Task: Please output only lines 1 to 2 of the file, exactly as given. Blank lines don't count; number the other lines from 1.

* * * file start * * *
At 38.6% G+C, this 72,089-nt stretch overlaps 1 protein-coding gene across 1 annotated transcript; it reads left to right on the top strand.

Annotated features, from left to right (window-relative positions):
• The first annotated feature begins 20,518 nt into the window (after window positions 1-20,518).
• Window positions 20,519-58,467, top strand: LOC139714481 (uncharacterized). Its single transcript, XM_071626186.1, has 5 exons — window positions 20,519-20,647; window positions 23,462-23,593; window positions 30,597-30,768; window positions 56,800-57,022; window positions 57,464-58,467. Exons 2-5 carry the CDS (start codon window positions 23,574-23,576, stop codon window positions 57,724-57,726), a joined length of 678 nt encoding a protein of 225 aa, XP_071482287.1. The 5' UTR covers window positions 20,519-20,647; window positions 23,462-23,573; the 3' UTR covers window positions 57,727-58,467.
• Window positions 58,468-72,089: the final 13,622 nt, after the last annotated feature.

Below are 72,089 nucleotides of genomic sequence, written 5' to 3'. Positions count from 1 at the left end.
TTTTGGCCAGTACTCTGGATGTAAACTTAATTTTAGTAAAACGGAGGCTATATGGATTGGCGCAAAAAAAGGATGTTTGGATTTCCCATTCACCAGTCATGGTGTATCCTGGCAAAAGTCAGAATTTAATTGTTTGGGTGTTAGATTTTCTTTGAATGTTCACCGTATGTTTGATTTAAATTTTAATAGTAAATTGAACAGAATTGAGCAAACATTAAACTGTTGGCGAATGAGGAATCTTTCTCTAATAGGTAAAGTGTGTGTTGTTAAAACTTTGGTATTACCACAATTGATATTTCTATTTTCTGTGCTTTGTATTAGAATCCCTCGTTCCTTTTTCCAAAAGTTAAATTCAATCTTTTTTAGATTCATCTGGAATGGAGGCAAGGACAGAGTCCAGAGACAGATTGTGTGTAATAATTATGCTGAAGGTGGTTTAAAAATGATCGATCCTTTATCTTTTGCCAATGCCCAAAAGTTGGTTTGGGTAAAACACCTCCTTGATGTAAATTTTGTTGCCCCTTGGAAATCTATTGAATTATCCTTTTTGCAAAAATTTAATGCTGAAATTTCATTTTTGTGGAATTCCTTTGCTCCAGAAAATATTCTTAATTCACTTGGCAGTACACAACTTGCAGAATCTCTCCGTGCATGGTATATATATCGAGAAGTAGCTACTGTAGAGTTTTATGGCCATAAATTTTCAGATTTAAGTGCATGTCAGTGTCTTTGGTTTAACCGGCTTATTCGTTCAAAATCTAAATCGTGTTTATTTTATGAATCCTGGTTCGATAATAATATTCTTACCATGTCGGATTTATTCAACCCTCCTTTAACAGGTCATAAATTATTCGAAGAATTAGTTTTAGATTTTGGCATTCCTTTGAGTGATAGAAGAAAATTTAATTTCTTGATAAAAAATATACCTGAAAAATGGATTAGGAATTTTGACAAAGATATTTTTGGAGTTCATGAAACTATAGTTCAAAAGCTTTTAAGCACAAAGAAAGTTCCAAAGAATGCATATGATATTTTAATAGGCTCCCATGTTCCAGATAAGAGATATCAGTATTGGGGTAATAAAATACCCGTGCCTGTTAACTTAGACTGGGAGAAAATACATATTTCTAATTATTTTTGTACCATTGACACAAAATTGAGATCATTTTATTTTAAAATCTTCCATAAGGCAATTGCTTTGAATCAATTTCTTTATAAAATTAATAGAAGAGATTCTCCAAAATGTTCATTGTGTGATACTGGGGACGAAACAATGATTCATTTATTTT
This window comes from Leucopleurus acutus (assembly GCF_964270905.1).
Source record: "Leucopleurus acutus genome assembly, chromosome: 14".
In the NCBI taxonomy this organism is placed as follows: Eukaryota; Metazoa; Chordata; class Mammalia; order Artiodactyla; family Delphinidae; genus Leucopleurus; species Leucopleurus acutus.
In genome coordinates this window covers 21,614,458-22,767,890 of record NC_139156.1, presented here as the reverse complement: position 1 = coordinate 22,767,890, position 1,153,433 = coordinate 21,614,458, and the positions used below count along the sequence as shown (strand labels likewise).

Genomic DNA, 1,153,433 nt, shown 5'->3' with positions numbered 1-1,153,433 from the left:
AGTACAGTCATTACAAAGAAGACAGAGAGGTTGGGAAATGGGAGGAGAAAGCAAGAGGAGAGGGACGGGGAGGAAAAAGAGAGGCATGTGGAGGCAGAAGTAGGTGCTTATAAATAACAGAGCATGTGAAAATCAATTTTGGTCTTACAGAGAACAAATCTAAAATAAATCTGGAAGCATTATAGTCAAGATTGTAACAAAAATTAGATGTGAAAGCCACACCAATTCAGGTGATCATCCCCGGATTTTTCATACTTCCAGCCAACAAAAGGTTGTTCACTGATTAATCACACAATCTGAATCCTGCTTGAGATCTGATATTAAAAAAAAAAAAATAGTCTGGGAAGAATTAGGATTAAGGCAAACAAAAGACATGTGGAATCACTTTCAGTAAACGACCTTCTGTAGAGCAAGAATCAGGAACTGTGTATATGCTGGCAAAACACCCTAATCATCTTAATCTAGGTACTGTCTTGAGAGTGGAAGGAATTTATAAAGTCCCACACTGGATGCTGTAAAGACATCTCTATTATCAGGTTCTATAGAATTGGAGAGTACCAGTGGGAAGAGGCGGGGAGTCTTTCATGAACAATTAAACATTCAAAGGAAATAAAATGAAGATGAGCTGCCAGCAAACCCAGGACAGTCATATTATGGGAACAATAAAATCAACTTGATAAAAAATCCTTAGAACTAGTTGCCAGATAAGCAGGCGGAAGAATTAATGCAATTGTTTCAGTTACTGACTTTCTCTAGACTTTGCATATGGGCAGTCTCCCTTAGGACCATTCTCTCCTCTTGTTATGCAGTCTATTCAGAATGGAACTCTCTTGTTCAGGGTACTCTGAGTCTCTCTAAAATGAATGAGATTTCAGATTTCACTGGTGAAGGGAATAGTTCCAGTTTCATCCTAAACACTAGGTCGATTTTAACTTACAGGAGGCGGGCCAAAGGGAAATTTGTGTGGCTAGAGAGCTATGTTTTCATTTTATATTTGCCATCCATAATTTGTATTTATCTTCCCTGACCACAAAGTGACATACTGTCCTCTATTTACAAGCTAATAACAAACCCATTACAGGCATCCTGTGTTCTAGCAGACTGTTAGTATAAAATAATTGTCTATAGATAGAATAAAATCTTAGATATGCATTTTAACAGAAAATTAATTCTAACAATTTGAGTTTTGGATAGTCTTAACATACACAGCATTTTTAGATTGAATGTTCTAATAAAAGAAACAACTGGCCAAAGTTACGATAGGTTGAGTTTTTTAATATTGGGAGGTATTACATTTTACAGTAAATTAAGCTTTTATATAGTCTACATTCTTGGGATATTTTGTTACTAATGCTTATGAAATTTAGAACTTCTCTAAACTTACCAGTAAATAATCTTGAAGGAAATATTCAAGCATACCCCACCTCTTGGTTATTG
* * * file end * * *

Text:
At 38.6% G+C, this 72,089-nt stretch overlaps 1 protein-coding gene across 1 annotated transcript; it reads left to right on the top strand.

Annotated features, from left to right (window-relative positions):